Depending on the way in which they record sources, scholarly reference styles can be divided into three main categories: documentary notes styles, parenthetical (or author-date) styles, and numbered styles. Within each category there are several, slightly different reference styles.
The different categories are described below. For information about specific reference styles, see
Documentary note styles
In documentary note styles (documentary-note citation systems), references are given in footnotes or endnotes. The notes are indicated by digits, which then recur with the full reference at the bottom of the page (footnote) or after the entire text (endnote). The digit is usually placed after the full stop ending the sentence to which the reference belongs.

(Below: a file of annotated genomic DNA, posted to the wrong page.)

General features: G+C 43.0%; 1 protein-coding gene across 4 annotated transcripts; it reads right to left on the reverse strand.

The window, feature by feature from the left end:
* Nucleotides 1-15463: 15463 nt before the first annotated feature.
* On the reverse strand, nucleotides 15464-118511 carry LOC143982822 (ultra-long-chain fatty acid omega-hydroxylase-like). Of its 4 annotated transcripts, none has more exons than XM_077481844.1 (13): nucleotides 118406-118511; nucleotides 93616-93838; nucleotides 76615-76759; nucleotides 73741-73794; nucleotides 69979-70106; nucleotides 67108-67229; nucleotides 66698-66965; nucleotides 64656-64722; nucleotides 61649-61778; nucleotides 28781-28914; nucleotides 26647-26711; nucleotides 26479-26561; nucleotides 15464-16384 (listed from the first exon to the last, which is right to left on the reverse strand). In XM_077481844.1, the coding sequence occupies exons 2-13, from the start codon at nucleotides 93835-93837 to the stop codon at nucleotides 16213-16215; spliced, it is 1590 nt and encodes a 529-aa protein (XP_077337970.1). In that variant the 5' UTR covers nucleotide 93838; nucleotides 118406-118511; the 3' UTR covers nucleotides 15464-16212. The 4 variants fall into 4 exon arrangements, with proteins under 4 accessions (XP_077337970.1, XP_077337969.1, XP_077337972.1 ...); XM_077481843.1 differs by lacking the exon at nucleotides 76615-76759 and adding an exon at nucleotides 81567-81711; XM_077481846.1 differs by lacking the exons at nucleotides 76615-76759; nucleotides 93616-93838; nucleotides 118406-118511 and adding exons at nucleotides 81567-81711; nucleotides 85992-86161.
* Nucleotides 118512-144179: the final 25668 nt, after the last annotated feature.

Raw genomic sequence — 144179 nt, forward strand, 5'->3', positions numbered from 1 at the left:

Oxford and MHRA are documentary note reference styles.
Parenthetical styles or author-date styles
In parenthetical, or author-date styles, in-text references are given within parentheses before the full stop of the sentence containing the reference.
APA, Harvard, and MLA are parenthetical reference styles.
In numbered styles, sources are referred to with Arabic numbers within square brackets or in superscript, and the references are listed in a numbered reference list after the text. References are numbered in the order in which they first appear in the text.
Vancouver and IEEE are numbered styles.